Here are the points with which we would leave our readers:
We have shown that, indeed, the climate change crusade is motivated by removing capitalism from the world order of power. Without the freedoms required for capitalism to thrive, one is left with the various forms of socialism embraced by totalitarian governments throughout history.
As much as we respect the accomplishments of large oil companies, we have described how misguided they are to have undertaken their own Paris “initiative”. The action of these companies is contrary to shareholder interests. The company executives involved are naive — and probably too vulnerable to elite European peer pressure — to believe they are promoting the use of natural gas by supporting the Paris Accord. In giving away shareholder value they received not one honest iota of support for shareholder value — unless they hope to have a social advantage in dealing with government leasing or purchasing officials. Do they not realize that in a socialized world their companies would be the first to be expropriated, a la Hugo Chavez, a la Argentina, etc.
As the videos below indicate, little is to be gained by massive redistribution of wealth from our country’s utility ratepayers and taxpayers to undeveloped countries. Nothing is to be gained by allowing massive creation of new coal fired (not necessarily ‘clean coal technology like that used in the U.S.) plants in China, India and even Europe. Much is to be wasted by collecting billions and distributing it via a new world order bureaucracy to corrupt countries via an undefined fiscal process.
Climate change fans talk about the several million alternate energy jobs in the United States. They fail to mention that those climate change justified jobs are created by crony capitalists. Their alternative energy schemes would not work without government imposed subsidies provided by ratepayers and taxpayers. Tesla’s Elon Musk is reportedly unhappy with the President’s Rose Garden pronouncement. Of course he is, since his space, solar, battery and car enterprises are all subsidized enterprises, not free enterprises. Truly, an army of crony capitalist crusaders, their suppliers, their customers and their political allies are all pressuring the Administration to take the “subsidy road most taken.”
The “beat generation” of the 60s rejected conformity and embraced non conformity. The world has come full circle. The same utopian, socialism, communism, anti-capitalism talking points that attracted the liberals of that day into non conformity, now attract today’s millennial generation of liberals into blind and obedient conformity ruled by what is deemed, by the loudest voices, to be “politically correct”.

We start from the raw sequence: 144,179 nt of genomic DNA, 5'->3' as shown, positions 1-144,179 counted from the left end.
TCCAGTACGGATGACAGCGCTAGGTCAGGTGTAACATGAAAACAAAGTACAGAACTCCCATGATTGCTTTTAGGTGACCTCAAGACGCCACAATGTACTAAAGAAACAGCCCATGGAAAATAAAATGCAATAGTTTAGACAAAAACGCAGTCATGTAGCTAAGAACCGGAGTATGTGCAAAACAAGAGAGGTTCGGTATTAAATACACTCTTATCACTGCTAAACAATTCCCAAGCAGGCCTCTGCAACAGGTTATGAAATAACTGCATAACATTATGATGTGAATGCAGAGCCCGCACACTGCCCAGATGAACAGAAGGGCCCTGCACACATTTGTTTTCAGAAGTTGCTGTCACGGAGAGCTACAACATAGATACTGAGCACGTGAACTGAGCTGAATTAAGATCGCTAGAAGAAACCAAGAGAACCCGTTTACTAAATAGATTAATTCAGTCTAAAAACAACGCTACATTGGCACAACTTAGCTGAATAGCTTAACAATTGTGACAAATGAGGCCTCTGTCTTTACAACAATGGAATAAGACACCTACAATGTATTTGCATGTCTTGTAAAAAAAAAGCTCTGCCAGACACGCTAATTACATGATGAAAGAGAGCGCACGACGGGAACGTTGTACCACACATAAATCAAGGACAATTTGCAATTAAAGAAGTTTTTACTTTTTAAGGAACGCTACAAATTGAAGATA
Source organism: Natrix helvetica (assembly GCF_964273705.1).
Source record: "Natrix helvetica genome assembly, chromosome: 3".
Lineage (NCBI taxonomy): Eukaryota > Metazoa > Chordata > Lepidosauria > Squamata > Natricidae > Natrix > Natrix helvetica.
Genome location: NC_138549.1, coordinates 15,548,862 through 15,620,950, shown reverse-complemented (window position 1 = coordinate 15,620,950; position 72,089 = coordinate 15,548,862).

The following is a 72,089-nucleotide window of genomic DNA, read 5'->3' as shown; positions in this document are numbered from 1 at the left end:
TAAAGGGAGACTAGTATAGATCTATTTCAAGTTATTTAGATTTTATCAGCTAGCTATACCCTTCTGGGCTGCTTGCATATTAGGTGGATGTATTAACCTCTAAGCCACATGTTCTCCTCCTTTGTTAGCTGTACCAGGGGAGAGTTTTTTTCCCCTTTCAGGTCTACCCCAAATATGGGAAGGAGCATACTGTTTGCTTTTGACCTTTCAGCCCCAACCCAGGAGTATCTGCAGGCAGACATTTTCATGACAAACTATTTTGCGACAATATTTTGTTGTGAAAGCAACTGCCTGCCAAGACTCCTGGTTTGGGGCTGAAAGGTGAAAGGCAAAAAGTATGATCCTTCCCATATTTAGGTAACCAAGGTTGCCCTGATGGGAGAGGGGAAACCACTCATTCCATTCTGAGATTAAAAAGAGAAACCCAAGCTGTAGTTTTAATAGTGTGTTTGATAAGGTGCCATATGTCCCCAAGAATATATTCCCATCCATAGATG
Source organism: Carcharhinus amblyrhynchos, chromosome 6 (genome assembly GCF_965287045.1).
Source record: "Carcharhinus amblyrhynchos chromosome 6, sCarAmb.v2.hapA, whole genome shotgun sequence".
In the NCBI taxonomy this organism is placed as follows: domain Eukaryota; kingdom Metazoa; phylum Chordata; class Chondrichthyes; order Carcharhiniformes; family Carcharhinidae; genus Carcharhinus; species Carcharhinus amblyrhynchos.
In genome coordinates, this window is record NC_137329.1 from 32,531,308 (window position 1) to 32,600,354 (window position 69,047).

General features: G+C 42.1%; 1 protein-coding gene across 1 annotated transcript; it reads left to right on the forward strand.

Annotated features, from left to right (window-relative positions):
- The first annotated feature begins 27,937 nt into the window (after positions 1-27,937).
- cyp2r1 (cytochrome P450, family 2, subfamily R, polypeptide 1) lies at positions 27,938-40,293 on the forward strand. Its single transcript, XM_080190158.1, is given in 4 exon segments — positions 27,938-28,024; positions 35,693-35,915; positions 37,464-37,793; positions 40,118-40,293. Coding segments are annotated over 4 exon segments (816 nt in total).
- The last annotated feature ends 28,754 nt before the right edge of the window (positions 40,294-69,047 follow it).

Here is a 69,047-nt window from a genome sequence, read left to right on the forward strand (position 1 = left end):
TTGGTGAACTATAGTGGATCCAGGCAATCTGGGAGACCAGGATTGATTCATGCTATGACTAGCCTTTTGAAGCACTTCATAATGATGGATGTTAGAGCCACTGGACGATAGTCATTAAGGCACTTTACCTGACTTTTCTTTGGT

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Today’s non conformist is a conservative, critical thinker who dares to “travel the road less taken”. He respects tried and true constitutional principles, themselves based on fealty to the Creator. That road less taken is freedom, free enterprise and capitalism. To thrive in freedom and be protected from enemies of freedom, the United States has found the answer: economic strength derived from a robust, wealth producing, energy industry.
The anarchists, socialists and global warming crusaders also know that. They know that wealth comes ultimately from energy. They know how to follow the money. They have techniques designed to separate wealth producers from their money and transfer it to socialist power aggregators.
What can stop them? Critical thinking. Courage. Dedication. Initiative. Action.
That is why we applaud the actions of Secretary Zinke Wednesday and the President yesterday.
I was not expecting to hold my biology class in a public park last week. But then the chief of our college police department told me she could not protect me on campus. Protestors were searching cars for an unspecified individual—likely me—and her officers had been told to stand down, against her judgment, by the college president.
Racially charged, anarchic protests have engulfed Evergreen State College, a small, public liberal-arts institution where I have taught since 2003. In a widely disseminated video of the first recent protest on May 23, an angry mob of about 50 students disrupted my class, called me a racist, and demanded that I resign. My “racist” offense? I had challenged coercive segregation by race. Specifically, I had objected to a planned “Day of Absence” in which white people were asked to leave campus on April 12.